Mayor Pete’s Plan to Cut Incarceration in Half is Bold, and Just Might Work

Mayor Pete Buttigieg just made a very good move: On July 12, he laid out a comprehensive criminal justice reform plan that looks to cut incarceration in half by reforming nearly every component of the criminal justice system—from over-policing and over-sentencing to in-prison and post-incarceration reforms.

The bold new proposal is part of a larger, ten-part plan to court black voters, which Buttigieg has dubbed the “Douglass Plan” after the abolitionist Frederick Douglass.

If implemented, the reforms included in the criminal justice section would drastically cut the number of incarcerated Americans, save taxpayers money and end some of our cruelest law enforcement practices. These are all good ideas.

Let’s start with Buttigieg’s plan to address the failed War on Drugs—one of the shortest parts of his plan. There’s some good stuff here.

Buttigieg wants to end incarceration for mere drug possession, reduce sentences for other drug crimes, and legalize marijuana nationwide. In addition, he wants to retroactively apply sentence reductions to those serving drug sentences. Those locked up for marijuana, he says, would see their convictions expunged. This alone could get Mayor Pete close to his goal of slicing incarceration in half, at least at the federal level. According to the Bureau of Prisons, 45.3 percent of federal inmates—more than 75,000 people—are incarcerated for drug charges. Meanwhile, at the state level, 15 percent of prisoners—190,100 people—are serving time with a drug offense as their “most serious crime.”

Another major part of Buttigieg’s plan to slash how many folks are put behind bars lies in shortening sentences. First, he hopes to end mandatory minimums. In 2017, 13,577 Americans were issued a mandatory minimum sentence, and more than 60 percent of them didn’t receive relief from it. Indeed, the average sentence for someone who receives a mandatory minimum is 138 months, whereas the average for non-mandatory minimums is only 28 months. Giving judges more discretion over sentence length will lead to shorter sentences for those who don’t pose a public safety threat, while still allowing for long sentences for those who do.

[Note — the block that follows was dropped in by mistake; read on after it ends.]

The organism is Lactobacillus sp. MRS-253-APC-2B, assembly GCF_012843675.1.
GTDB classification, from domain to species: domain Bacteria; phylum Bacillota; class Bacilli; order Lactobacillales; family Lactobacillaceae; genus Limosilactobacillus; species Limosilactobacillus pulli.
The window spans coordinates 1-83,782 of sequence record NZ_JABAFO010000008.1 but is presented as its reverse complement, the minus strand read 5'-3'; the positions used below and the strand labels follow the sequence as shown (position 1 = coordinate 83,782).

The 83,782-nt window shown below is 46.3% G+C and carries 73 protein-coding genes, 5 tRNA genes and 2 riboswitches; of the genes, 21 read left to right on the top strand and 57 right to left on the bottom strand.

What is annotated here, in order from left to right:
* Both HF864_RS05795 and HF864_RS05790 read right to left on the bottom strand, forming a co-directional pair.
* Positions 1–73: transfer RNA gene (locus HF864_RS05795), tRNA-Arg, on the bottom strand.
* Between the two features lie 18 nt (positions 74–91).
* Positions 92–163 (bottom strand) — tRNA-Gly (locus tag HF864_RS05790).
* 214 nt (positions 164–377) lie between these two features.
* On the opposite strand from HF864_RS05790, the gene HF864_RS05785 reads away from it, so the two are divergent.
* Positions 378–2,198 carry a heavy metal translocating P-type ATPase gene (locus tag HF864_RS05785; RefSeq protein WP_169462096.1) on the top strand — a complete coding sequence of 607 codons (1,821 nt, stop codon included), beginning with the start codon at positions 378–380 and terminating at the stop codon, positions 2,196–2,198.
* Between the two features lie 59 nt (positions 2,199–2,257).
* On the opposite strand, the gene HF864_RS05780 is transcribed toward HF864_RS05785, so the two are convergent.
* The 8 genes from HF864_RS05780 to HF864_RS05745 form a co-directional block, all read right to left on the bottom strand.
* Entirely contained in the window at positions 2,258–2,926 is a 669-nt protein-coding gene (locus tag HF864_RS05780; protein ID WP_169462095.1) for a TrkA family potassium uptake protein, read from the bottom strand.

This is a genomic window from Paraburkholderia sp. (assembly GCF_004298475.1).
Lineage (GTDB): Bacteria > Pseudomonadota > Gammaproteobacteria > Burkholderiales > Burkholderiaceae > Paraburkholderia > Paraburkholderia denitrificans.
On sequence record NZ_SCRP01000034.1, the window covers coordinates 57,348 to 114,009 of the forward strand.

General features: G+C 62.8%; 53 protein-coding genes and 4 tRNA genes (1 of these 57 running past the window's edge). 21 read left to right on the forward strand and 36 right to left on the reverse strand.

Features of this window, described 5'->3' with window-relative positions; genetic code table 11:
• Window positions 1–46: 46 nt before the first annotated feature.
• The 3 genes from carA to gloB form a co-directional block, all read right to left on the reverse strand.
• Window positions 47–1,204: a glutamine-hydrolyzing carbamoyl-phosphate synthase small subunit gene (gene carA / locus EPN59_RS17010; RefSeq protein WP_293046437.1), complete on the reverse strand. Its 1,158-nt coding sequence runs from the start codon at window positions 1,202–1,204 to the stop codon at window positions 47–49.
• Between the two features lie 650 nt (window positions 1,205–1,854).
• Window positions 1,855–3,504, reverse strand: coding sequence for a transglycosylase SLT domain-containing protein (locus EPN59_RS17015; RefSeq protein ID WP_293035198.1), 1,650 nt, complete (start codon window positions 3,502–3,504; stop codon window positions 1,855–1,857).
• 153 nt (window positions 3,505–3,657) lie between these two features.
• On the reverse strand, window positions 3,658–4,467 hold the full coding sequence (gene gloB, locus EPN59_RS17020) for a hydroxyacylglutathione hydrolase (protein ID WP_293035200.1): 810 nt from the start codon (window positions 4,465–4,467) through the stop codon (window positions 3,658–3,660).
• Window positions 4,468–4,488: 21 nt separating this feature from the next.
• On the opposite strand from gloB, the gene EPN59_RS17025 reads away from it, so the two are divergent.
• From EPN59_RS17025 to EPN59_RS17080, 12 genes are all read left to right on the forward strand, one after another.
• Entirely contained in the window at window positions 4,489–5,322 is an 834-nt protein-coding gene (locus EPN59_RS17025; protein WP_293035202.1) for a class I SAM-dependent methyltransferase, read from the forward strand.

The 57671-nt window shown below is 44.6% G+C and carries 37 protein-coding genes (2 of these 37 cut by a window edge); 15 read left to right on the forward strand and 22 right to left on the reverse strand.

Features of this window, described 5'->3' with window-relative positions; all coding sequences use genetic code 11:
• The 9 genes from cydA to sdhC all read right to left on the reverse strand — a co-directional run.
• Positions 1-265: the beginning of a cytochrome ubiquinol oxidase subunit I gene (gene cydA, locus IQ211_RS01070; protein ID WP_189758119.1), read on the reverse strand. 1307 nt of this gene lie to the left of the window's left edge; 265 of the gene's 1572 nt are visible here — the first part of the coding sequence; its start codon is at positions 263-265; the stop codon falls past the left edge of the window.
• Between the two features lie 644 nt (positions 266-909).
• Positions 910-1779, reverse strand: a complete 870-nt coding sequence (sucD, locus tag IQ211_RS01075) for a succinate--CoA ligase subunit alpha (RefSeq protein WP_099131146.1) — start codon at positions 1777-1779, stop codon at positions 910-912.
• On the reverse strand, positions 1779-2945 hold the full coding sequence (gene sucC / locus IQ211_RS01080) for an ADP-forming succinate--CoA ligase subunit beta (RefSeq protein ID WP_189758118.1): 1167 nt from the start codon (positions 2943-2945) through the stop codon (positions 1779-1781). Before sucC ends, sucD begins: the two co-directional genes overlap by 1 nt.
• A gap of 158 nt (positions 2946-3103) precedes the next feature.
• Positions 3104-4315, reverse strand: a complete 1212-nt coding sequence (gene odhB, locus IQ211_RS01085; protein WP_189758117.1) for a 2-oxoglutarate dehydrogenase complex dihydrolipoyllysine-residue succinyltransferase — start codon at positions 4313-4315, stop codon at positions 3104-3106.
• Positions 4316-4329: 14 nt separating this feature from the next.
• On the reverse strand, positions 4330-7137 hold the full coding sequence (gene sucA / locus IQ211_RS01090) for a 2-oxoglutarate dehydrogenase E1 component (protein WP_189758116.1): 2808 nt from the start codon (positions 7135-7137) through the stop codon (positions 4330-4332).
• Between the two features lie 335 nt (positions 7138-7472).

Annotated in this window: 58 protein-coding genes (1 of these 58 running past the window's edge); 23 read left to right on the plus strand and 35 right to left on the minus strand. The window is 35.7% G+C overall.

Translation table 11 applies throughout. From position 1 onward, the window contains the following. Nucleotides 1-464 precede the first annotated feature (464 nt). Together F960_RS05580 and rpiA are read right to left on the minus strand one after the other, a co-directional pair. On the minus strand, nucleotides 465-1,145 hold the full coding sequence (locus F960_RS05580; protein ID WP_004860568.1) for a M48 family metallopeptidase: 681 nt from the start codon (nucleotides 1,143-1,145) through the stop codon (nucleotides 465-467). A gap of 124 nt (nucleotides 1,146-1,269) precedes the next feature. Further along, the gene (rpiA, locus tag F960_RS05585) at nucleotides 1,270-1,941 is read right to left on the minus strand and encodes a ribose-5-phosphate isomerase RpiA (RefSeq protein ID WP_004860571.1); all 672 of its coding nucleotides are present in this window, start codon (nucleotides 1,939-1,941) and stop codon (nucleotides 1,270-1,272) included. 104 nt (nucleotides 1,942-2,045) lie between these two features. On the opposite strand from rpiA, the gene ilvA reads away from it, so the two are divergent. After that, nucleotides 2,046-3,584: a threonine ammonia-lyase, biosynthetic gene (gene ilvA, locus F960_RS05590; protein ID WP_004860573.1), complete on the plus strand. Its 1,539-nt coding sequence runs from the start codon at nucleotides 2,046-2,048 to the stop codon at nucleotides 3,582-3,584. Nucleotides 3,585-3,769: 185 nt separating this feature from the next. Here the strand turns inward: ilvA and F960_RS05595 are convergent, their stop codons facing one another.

Too, Buttigieg wisely proposes establishing an independent clemency commission, which would be tasked with commuting sentences for those who are incarcerated “beyond what justice warrants.” Placing those decisions in the hands of an independent group could lead to thousands of Americans being freed.

As it stands, the Executive Branch uses the power to commute as a way to ensure the other branches don’t overstep their bounds in criminal justice. But that power has been used so infrequently in recent administrations that former Supreme Court Justice Anthony Kennedy once asked, “Does that show that something is not working in the system?” With the exception of Obama, recent administrations have used the power of clemency more and more sparingly. For example, Presidents Carter, Reagan, Bush, Clinton, Bush, and Trump combined have granted fewer commutations than President Truman did on his own.

Buttigieg also wants to end the practice of incarcerating folks for their inability to pay legal fines and fees. Often when individuals are jailed for not paying fines and fees, they also lose their license to drive—thus, when they get out of jail, they are unable to get to and from work. This traps poor people in a cycle of incarceration by stripping them of their means to pay the legal fees they were locked up for in the first place.

If Buttigeig’s plan were to be put in place, we’d see a lot less recidivism. The mayor proposes reforming probation and parole to make it so discretionary violations, like missing a check-in or being late for curfew, don’t lead to re-incarceration.

He also wants to make it easier for formerly-incarcerated individuals to find work. First, Buttigieg is proposing banning the practice of asking about criminal history on job applications, a practice which is already outlawed in 35 states and the District of Columbia. Additionally, he is suggesting the Department of Labor issue guidance on how to prevent implicit bias and encourage employers to hire folks with a criminal past. Both of these proposals would remove the stigma of hiring individuals who were previously behind bars. Right now, as a study from the Manhattan Institute shows, there’s a 20 percent reduction in recidivism for people who are able to find work immediately after incarceration.

With the world’s highest population of incarcerated people, it’s no secret America’s criminal justice system is broken. Buttigieg’s new plan is an ambitious proposal that shows he’s serious about finding a way to repair it. Other candidates should take notes.

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Dan King

Dan King is a senior contributor at Young Voices, where he covers civil liberties and criminal justice reform. His work has appeared at Reason, The American Conservative, The Week, and The Weekly Standard.

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